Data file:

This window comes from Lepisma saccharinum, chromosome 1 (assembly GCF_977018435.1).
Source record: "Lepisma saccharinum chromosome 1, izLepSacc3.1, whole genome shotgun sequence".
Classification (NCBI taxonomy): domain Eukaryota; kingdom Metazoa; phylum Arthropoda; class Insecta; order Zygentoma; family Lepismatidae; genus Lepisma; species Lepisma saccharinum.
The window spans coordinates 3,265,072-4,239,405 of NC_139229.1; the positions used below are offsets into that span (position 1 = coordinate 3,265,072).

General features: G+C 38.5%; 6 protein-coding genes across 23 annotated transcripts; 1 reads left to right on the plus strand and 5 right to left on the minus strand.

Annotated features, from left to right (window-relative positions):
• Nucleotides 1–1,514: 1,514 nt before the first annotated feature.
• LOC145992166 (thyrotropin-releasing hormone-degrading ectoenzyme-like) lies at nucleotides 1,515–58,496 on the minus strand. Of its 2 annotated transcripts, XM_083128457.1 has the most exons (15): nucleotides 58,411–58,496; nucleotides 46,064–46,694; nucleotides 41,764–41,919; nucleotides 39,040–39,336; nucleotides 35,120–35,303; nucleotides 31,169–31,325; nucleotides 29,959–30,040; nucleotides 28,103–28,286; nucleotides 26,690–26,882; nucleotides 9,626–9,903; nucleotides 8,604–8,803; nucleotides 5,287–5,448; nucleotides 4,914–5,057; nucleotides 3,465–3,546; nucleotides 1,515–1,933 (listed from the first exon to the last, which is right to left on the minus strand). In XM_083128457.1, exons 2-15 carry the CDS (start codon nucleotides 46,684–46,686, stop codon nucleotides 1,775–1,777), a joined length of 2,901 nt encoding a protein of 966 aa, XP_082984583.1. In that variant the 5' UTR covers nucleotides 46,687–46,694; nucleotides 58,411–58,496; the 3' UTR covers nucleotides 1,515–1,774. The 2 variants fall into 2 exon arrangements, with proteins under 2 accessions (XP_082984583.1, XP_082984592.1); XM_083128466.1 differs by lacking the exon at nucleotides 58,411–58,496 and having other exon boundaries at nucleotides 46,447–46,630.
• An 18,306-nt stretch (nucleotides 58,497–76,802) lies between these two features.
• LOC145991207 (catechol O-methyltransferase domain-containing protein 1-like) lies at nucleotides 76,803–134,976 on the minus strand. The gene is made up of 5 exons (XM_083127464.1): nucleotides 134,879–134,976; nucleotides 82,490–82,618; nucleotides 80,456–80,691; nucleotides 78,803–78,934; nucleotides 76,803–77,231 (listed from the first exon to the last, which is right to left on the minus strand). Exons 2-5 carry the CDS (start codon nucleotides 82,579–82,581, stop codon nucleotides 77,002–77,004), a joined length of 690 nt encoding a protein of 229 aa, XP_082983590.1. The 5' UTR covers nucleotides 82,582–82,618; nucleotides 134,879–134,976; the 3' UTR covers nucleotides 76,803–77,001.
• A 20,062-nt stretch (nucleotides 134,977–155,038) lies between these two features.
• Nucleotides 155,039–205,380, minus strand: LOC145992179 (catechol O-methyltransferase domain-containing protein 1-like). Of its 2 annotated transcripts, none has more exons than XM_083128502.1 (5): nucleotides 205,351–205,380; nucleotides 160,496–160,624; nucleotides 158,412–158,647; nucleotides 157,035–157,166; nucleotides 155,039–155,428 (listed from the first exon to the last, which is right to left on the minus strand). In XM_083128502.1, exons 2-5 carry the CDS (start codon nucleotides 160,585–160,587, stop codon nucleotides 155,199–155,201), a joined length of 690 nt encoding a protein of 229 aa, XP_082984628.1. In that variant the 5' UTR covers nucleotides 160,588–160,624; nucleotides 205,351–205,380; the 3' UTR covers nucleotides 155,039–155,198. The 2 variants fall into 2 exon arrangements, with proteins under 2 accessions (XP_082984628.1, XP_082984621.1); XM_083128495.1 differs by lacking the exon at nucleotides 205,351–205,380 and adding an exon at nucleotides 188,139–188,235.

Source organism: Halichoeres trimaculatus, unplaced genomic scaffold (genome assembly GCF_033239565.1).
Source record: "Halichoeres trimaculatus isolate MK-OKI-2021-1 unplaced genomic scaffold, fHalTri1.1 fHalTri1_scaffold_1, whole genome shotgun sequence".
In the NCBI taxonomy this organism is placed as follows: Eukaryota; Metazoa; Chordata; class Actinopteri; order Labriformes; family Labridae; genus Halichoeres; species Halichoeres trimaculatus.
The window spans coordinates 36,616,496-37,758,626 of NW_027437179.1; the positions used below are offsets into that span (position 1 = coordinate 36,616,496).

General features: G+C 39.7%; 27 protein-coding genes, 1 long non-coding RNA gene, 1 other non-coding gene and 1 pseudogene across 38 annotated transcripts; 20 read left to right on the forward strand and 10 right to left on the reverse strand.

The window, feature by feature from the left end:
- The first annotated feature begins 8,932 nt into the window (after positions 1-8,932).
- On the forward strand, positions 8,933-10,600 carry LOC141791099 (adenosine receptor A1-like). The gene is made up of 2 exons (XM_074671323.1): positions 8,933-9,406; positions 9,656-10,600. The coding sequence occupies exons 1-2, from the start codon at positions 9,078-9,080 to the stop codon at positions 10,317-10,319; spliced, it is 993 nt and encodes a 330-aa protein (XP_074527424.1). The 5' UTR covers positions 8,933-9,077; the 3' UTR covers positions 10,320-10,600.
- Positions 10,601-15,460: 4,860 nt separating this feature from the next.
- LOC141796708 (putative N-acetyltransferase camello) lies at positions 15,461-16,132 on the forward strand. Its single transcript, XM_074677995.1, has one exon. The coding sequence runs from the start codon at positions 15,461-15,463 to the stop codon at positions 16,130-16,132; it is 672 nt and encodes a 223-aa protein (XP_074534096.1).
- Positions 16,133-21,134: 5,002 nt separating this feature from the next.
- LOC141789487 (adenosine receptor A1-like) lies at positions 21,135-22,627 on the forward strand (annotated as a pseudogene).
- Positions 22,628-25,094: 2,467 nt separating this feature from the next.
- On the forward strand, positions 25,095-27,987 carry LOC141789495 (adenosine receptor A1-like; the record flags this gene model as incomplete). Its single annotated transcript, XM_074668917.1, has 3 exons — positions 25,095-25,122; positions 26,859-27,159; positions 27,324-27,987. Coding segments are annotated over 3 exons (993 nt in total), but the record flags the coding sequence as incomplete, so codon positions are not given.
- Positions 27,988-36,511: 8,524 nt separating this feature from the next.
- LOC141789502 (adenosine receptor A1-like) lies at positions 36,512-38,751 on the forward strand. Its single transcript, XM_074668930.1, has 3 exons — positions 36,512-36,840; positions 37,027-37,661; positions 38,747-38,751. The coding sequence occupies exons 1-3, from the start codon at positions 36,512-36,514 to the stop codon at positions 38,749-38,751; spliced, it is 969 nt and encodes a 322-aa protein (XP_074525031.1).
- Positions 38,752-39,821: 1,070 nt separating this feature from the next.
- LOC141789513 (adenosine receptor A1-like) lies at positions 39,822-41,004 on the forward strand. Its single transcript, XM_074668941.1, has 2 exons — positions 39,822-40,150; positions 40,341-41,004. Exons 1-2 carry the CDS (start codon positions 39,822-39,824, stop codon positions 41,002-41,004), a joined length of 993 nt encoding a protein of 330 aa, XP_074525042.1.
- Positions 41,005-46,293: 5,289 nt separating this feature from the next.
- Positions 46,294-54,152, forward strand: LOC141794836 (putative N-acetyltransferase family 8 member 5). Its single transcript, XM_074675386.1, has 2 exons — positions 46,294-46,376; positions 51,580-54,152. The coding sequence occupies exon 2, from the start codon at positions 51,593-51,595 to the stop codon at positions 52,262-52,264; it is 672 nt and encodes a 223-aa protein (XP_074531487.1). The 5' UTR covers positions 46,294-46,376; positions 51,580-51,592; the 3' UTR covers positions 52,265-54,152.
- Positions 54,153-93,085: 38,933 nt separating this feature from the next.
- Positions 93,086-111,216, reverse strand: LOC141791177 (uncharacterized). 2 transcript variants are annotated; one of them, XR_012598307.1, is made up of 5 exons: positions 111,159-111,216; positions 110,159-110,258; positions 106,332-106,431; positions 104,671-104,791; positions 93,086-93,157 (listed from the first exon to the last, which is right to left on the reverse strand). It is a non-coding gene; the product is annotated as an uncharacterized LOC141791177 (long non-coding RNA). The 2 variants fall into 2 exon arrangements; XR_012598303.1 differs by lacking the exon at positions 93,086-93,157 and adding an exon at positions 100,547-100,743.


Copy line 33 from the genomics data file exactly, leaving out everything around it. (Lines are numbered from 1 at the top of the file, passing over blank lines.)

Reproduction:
- Positions 54,153-93,085: 38,933 nt separating this feature from the next.